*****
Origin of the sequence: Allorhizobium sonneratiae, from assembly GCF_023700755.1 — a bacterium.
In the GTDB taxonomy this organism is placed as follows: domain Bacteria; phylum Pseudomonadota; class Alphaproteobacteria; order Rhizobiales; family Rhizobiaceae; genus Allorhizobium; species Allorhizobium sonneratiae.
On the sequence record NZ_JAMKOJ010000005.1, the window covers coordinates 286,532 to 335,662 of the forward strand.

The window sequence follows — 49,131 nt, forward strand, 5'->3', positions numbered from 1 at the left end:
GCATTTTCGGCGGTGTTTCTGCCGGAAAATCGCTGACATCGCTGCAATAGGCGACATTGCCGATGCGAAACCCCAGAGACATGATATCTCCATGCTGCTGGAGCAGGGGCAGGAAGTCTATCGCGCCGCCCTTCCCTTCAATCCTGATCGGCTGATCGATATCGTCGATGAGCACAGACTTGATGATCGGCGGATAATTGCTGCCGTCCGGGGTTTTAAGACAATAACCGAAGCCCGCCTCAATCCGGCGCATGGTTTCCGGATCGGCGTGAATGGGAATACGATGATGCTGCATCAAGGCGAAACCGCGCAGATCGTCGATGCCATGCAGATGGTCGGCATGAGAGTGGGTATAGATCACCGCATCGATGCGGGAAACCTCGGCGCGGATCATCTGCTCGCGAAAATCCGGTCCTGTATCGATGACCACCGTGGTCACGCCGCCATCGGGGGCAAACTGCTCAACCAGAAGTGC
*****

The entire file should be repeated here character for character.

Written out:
Origin of the sequence: Allorhizobium sonneratiae, from assembly GCF_023700755.1 — a bacterium.
In the GTDB taxonomy this organism is placed as follows: domain Bacteria; phylum Pseudomonadota; class Alphaproteobacteria; order Rhizobiales; family Rhizobiaceae; genus Allorhizobium; species Allorhizobium sonneratiae.
On the sequence record NZ_JAMKOJ010000005.1, the window covers coordinates 286,532 to 335,662 of the forward strand.

The window sequence follows — 49,131 nt, forward strand, 5'->3', positions numbered from 1 at the left end:
GCATTTTCGGCGGTGTTTCTGCCGGAAAATCGCTGACATCGCTGCAATAGGCGACATTGCCGATGCGAAACCCCAGAGACATGATATCTCCATGCTGCTGGAGCAGGGGCAGGAAGTCTATCGCGCCGCCCTTCCCTTCAATCCTGATCGGCTGATCGATATCGTCGATGAGCACAGACTTGATGATCGGCGGATAATTGCTGCCGTCCGGGGTTTTAAGACAATAACCGAAGCCCGCCTCAATCCGGCGCATGGTTTCCGGATCGGCGTGAATGGGAATACGATGATGCTGCATCAAGGCGAAACCGCGCAGATCGTCGATGCCATGCAGATGGTCGGCATGAGAGTGGGTATAGATCACCGCATCGATGCGGGAAACCTCGGCGCGGATCATCTGCTCGCGAAAATCCGGTCCTGTATCGATGACCACCGTGGTCACGCCGCCATCGGGGGCAAACTGCTCAACCAGAAGTGC